In the concluding discussion, Jan Surman and Fabian Link highlighted the need for awareness of the difference between “Cold War Knowledge” – i.e. knowledge that was specifically influenced by the Cold War – and knowledge that “happened” during the Cold War as a period. They also observed a discrepancy between Cold War Knowledge and post-Second World War-knowledge, a term that stresses the longitudinal continuities that impact science regardless of whatever perceived or real caesurae. Science in the Cold War-era was typified as both competitive, as could be seen for example in the weather modification discourses, as well as cooperative, as illustrated by the dams or conservation practices. Not only in relation to science and scholarship but for the historiography on the Cold War in general, terminological and conceptual precision is vital for avoiding the trap of thinking that everything that happened during the Cold War as a period was inevitably also shaped by Cold War bipolarity. The field of Cold War(-era) science remains an under-researched field in Cold War studies and therefore the projects discussed in Frankfurt and framed by Prof. Gordin’s lecture in Giessen will add new pieces to the mosaic of the history of the Cold War period.
Invited Discussants: Michael D. Gordin (Rosengarten Professor of Modern and Contemporary History, Princeton University), Peter Haslinger (Herder Institute for Historical Research on East Central Europe, Marburg), Philipp Sarasin (Forschungsstelle für Sozial- und Wirtschaftsgeschichte, University Zurich) – absent.
Herder-Institute for Historical Research on Eastern Europe – Institute of the Leibniz Association, Marburg
International Graduate Centre for the Study of Culture (GCSC), Justus Liebig University, Giessen – Research Area 8: Cultures of Knowledge, Research, and Education
Working Group History of Science, Goethe-University, Frankfurt am Main.
Organizers: Fabian Link (Goethe-University, Frankfurt am Main), Jan Surman (Herder-Institute for Historical Research on Eastern Europe, Marburg), Corinne Geering (GCSC, Justus-Liebig-University Giessen), Paul Vickers (GCSC, Justus-Liebig-University Giessen), Jill Grinager (GCSC, Justus-Liebig-University Giessen)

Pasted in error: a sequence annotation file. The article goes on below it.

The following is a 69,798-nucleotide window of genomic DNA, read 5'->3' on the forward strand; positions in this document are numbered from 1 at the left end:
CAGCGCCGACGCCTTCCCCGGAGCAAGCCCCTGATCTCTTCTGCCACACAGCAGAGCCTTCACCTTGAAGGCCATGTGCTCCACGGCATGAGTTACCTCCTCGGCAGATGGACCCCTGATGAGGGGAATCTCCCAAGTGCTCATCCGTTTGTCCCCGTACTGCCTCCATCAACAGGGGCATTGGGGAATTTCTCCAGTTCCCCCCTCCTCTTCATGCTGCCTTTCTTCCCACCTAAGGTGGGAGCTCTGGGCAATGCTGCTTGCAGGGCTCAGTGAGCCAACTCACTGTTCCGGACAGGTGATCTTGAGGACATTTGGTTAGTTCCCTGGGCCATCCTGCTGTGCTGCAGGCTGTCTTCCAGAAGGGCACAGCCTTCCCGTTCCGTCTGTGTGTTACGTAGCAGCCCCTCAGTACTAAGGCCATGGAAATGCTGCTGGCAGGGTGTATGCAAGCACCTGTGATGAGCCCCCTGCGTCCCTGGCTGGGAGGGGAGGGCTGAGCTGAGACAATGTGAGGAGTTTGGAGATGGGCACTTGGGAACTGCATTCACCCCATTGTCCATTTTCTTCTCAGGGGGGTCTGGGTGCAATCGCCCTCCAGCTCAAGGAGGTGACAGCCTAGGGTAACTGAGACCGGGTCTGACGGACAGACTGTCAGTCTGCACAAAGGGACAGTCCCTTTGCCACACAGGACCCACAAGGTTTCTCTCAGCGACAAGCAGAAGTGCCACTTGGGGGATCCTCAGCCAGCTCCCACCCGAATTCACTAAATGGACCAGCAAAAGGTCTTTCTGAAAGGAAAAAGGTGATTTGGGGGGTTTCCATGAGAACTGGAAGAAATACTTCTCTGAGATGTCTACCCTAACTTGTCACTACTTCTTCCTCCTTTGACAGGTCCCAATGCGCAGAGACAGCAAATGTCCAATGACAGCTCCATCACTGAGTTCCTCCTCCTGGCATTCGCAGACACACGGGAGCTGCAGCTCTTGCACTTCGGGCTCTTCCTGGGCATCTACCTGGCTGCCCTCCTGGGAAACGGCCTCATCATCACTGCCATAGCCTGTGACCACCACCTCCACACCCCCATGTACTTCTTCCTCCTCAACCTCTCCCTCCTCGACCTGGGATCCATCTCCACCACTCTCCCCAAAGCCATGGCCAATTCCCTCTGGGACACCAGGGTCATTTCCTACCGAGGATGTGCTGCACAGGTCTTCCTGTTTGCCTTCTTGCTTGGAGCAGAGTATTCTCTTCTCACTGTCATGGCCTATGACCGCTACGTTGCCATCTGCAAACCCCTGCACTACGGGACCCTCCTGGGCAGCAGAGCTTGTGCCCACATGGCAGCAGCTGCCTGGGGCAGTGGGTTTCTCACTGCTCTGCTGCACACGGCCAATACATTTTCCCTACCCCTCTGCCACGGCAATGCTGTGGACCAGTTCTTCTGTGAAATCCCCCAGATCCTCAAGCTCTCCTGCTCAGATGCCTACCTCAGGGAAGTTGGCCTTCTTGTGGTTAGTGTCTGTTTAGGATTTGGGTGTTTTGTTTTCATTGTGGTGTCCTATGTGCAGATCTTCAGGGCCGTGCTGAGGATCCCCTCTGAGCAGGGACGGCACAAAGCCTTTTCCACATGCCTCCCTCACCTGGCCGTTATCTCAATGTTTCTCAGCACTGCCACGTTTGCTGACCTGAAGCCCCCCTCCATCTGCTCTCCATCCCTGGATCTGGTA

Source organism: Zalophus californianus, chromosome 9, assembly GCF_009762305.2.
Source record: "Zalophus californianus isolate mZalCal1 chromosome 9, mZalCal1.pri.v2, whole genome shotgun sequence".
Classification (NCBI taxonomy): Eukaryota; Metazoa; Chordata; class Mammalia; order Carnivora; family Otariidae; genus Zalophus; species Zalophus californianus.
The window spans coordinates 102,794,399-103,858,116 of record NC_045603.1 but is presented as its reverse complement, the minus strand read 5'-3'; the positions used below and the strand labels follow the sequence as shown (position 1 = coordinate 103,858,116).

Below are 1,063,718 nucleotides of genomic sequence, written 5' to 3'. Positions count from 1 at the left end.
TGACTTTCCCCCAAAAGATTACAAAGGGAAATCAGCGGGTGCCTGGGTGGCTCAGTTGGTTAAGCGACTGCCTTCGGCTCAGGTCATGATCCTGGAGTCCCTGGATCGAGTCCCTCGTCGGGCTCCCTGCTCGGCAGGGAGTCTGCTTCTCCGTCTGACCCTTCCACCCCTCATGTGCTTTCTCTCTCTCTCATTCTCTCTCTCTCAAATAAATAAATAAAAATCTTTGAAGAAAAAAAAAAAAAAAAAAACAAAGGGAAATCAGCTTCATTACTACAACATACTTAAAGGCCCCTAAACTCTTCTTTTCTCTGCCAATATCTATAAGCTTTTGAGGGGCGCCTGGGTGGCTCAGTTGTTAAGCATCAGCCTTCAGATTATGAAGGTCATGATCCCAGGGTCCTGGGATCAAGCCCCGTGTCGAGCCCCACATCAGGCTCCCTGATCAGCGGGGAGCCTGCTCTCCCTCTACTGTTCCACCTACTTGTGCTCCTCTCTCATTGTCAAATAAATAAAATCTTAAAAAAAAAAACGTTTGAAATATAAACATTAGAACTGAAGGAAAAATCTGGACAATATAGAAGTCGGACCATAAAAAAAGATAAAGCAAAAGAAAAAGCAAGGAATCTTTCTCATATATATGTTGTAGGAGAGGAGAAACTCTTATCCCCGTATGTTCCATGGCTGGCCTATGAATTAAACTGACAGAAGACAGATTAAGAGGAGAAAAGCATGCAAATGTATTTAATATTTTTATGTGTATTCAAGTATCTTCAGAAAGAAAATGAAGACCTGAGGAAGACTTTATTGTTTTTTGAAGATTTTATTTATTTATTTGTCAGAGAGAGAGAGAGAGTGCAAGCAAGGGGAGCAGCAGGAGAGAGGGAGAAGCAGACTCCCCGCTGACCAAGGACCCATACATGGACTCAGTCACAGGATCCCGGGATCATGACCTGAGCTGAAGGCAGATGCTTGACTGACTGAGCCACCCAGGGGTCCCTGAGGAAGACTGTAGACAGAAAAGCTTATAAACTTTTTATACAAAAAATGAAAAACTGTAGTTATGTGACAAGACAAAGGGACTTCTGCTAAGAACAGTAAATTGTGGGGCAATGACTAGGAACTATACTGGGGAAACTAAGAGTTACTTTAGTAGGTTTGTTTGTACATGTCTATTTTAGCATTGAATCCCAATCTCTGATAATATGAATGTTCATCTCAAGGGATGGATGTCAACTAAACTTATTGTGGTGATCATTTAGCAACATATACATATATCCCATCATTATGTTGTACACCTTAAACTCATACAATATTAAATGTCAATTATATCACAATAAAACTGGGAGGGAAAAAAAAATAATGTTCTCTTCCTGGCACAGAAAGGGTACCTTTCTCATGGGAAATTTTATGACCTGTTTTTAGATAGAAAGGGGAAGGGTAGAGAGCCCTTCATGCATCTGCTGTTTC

Thursday, 21 January 2016
Tour of the Liebig Museum by Dietmar Lindner (Justus Liebig Society, Giessen), organized by the AG Museum Culture (Giessener Graduiertenzentrum Kulturwissenschaften)
Keynote Lecture: Michael D. Gordin (Rosengarten Professor of Modern and Contemporary History, Princeton University): The Russians are Writing! The Cold War Crisis of Scientific Language
Friday, 22 January 2016
Fabian Link (Goethe University, Frankfurt am Main), Jan Surman (Herder Institute for Historical Research on East Central Europe, Marburg): Introduction
Corinne Geering (GCSC, Justus-Liebig-University Giessen): Steel and Chemicals for the Carpenter’s Masterpiece: Renegotiating Authenticity for the Conservation of Wooden Architecture in the Cold War
Simon Ottersbach (GCSC, Justus-Liebig-University Giessen): Knowledge that Came in from the Cold. Radio Free Europe’s Production and (Transatlantic) Circulation of Cold War Knowledge (1950 – 1971)
Manuel Kaiser (Forschungsstelle für Sozial- und Wirtschaftsgeschichte, University Zurich): ‘Taming the Weather’: Scientific and Public Weather Modification Discourses during the Cold War.
Benjamin Brendel (GCSC, Justus-Liebig-University Giessen): Dams – Cumulated Constructions of the Cold War
Patrick Kilian (Forschungsstelle für Sozial- und Wirtschaftsgeschichte, University Zurich): ‘The Weakest Link’: Astronautic Bodies, Space Medicine, and Popular Discourse in Cold War America and Post-War Germany
© beim Autor und bei KULT_online
Fotos: Corinne Geering, Jan Surman